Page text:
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Hybrid solar cells based on conducting polymers and inorganic nanoparticles

Jilian Nei de Freitas
Total Authors: 1
Document type: Doctoral Thesis
Institution: Universidade Estadual de Campinas. Instituto de Química
Defense date:
Examining board members:
Leni Campos Akcelrud; Roberto Mendonça Faria; Lauro Tatsuo Kubota; Marcelo Ganzarolli de Oliveira
Advisor: Ana Flavia Nogueira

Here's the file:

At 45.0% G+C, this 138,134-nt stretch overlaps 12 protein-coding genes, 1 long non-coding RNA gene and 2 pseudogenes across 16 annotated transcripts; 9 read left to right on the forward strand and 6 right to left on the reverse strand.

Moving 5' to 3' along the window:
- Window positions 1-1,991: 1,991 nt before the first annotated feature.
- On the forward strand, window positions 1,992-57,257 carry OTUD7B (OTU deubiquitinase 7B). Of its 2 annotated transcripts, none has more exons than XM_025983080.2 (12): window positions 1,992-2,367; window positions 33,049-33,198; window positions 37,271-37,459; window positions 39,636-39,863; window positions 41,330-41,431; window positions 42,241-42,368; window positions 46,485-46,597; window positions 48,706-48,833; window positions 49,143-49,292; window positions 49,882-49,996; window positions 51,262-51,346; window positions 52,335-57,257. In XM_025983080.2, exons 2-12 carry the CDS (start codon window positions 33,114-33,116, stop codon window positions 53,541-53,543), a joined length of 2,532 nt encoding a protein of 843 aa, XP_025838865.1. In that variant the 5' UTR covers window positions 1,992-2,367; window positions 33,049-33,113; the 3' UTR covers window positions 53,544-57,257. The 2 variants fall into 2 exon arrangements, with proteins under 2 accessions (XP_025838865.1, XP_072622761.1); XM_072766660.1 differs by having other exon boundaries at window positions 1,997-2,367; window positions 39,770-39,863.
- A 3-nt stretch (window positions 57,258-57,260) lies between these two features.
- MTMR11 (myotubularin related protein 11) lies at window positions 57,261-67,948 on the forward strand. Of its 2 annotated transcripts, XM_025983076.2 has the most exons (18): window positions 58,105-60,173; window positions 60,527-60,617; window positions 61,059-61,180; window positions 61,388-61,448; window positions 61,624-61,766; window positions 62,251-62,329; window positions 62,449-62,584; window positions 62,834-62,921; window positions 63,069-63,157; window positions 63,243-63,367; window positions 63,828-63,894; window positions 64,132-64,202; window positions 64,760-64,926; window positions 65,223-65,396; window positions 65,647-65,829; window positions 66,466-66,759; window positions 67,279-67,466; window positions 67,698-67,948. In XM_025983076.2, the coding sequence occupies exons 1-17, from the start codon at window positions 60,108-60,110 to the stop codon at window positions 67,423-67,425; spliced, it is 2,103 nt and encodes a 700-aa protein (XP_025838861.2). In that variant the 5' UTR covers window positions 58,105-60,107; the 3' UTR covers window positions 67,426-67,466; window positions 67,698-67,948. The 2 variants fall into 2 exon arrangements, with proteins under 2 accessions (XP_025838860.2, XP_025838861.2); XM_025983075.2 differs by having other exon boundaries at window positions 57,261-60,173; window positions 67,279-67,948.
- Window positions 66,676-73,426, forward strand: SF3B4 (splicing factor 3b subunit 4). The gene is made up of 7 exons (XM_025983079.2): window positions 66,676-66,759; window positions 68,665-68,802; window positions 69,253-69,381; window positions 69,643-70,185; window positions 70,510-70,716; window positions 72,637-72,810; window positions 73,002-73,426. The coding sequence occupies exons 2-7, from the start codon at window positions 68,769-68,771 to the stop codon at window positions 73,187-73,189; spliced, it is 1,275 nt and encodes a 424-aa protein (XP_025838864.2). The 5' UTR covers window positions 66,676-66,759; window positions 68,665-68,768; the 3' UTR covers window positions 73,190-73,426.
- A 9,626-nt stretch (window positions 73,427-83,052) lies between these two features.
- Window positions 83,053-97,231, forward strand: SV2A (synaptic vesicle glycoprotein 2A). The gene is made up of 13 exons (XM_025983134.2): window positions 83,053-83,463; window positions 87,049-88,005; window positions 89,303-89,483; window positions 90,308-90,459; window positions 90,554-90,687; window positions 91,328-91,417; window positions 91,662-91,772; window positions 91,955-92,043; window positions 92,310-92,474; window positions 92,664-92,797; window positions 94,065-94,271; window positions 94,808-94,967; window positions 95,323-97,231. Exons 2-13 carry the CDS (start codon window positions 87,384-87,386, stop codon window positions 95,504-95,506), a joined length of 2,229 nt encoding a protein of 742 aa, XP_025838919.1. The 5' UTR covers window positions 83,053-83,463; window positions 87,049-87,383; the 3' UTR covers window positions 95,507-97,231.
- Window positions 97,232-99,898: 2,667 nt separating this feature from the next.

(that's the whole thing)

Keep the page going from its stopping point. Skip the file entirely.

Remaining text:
This PhD Thesis investigated the development and characterization of new materials aiming at the application in hybrid solar cells. In Chapter I, a general introduction on the working principles and state-of-the-art of the organic solar cells, properties of the conducting polymers and the inorganic nanoparticles are presented. Chpater II highlights the aims of this work. In Chapter III, new conducting polymers based on the combination of fluorene, thiophene and/or benzene units are investigated. The photophysical and electrochemical characteristics, and charge mobility, are discussed. The polymers were also combined with a soluble fullerene derivative (PCBM) and these composites were used as active layer in bulk-heterojunction solar cells with the following configuration: ITO | PEDOT:PSS | Heterojunction | LiF | Al. Then, CdSe nanoparticles with different sizes were synthesized using a well-established method, and characterized using absorption and emission measurements, cyclic voltammetry (CV), X-ray diffraction (XRD) and transmission electron microscopy (TEM), as presented in Chapter IV. The previously characterized polymers were combined with the CdSe nanoparticles, and the nanocomposites were used to assemble hybrid solar cells. The devices showed very low photocurrent values, which were attributed to a poor electronic transport in the nanoparticles phase. Thus, a new system was suggested, based on a mixture of polymer/CdSe/PCBM. The photocurrent-potential curves and spectral response of the devices assembled with the ternary systems were evaluated, leading to very promising results. The absorption, emission, XRD, CV, TEM and atomic force microscopy measurements of the films were also performed to investigate/elucidate the role of each component in the ternary systems, as discussed in Chapter V. In Chapter VI, new conducting polymers based on poly(fluorenylenevinylene) containing functional units, such as pyridine or push-pull type aromatic units, were synthesized via the Gilch route. The structures of these materials were designed aiming at their application in hybrid solar cells, in combination with the previously synthesized CdSe nanoparticles. The polymers were characterized by magnetic nuclear resonance, Fourier transform infrared spectroscopy, gel permeation chromatography, and thermal, electrochemical and photophysical measurements. These polymers were combined with CdSe and/or PCBM and used as active layer in solar cells. In Chapter VII the addition of the commercial organic dye Disperse Red 1 in the mixture of poly(fluorenylenevinylene)/PCBM to enhance the light absorption in the active layer was investigated. A systematic study using photophysical and electrochemical measurements was performed in order to elucidate the effect of the dye addition, as well as the energy or electron transfer processes in this new ternary system. Finally, Chapter VIII summarizes the main conclusions of this work and highlights some perspectives for this exciting research filed. (AU)